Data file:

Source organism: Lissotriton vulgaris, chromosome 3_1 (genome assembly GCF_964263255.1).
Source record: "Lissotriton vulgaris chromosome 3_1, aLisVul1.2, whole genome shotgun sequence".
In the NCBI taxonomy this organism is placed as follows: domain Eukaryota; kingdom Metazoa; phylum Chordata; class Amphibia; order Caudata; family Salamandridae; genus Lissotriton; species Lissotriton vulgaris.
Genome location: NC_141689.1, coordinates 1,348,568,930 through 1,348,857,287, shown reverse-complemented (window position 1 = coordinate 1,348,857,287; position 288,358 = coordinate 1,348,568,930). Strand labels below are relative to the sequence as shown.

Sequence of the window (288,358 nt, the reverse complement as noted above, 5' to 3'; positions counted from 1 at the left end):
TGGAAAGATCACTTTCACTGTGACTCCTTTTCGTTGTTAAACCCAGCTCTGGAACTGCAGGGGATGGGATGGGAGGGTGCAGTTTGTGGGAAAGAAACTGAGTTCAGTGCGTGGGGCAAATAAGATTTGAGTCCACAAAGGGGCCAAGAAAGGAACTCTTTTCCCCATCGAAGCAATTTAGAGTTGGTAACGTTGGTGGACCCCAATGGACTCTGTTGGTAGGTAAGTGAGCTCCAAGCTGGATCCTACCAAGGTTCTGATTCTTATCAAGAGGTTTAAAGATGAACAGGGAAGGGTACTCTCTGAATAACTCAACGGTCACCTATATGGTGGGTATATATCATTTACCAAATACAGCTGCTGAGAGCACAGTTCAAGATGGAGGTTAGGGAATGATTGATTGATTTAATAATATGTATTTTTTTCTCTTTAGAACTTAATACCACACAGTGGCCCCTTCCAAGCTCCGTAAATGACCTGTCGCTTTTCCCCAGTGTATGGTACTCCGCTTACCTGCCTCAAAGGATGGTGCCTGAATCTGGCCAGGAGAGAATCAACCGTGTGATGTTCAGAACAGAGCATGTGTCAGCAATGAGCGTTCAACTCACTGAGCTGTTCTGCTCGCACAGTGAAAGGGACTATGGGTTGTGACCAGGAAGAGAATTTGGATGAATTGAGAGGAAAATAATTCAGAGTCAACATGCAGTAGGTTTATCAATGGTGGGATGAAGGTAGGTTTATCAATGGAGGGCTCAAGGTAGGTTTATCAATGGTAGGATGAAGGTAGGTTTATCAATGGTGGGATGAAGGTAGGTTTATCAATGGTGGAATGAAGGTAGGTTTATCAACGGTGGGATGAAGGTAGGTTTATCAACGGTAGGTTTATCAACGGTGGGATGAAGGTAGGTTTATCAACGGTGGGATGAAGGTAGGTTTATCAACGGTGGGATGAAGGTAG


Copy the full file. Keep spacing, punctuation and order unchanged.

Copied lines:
Source organism: Lissotriton vulgaris, chromosome 3_1 (genome assembly GCF_964263255.1).
Source record: "Lissotriton vulgaris chromosome 3_1, aLisVul1.2, whole genome shotgun sequence".
In the NCBI taxonomy this organism is placed as follows: domain Eukaryota; kingdom Metazoa; phylum Chordata; class Amphibia; order Caudata; family Salamandridae; genus Lissotriton; species Lissotriton vulgaris.
Genome location: NC_141689.1, coordinates 1,348,568,930 through 1,348,857,287, shown reverse-complemented (window position 1 = coordinate 1,348,857,287; position 288,358 = coordinate 1,348,568,930). Strand labels below are relative to the sequence as shown.

Sequence of the window (288,358 nt, the reverse complement as noted above, 5' to 3'; positions counted from 1 at the left end):
TGGAAAGATCACTTTCACTGTGACTCCTTTTCGTTGTTAAACCCAGCTCTGGAACTGCAGGGGATGGGATGGGAGGGTGCAGTTTGTGGGAAAGAAACTGAGTTCAGTGCGTGGGGCAAATAAGATTTGAGTCCACAAAGGGGCCAAGAAAGGAACTCTTTTCCCCATCGAAGCAATTTAGAGTTGGTAACGTTGGTGGACCCCAATGGACTCTGTTGGTAGGTAAGTGAGCTCCAAGCTGGATCCTACCAAGGTTCTGATTCTTATCAAGAGGTTTAAAGATGAACAGGGAAGGGTACTCTCTGAATAACTCAACGGTCACCTATATGGTGGGTATATATCATTTACCAAATACAGCTGCTGAGAGCACAGTTCAAGATGGAGGTTAGGGAATGATTGATTGATTTAATAATATGTATTTTTTTCTCTTTAGAACTTAATACCACACAGTGGCCCCTTCCAAGCTCCGTAAATGACCTGTCGCTTTTCCCCAGTGTATGGTACTCCGCTTACCTGCCTCAAAGGATGGTGCCTGAATCTGGCCAGGAGAGAATCAACCGTGTGATGTTCAGAACAGAGCATGTGTCAGCAATGAGCGTTCAACTCACTGAGCTGTTCTGCTCGCACAGTGAAAGGGACTATGGGTTGTGACCAGGAAGAGAATTTGGATGAATTGAGAGGAAAATAATTCAGAGTCAACATGCAGTAGGTTTATCAATGGTGGGATGAAGGTAGGTTTATCAATGGAGGGCTCAAGGTAGGTTTATCAATGGTAGGATGAAGGTAGGTTTATCAATGGTGGGATGAAGGTAGGTTTATCAATGGTGGAATGAAGGTAGGTTTATCAACGGTGGGATGAAGGTAGGTTTATCAACGGTAGGTTTATCAACGGTGGGATGAAGGTAGGTTTATCAACGGTGGGATGAAGGTAGGTTTATCAACGGTGGGATGAAGGTAG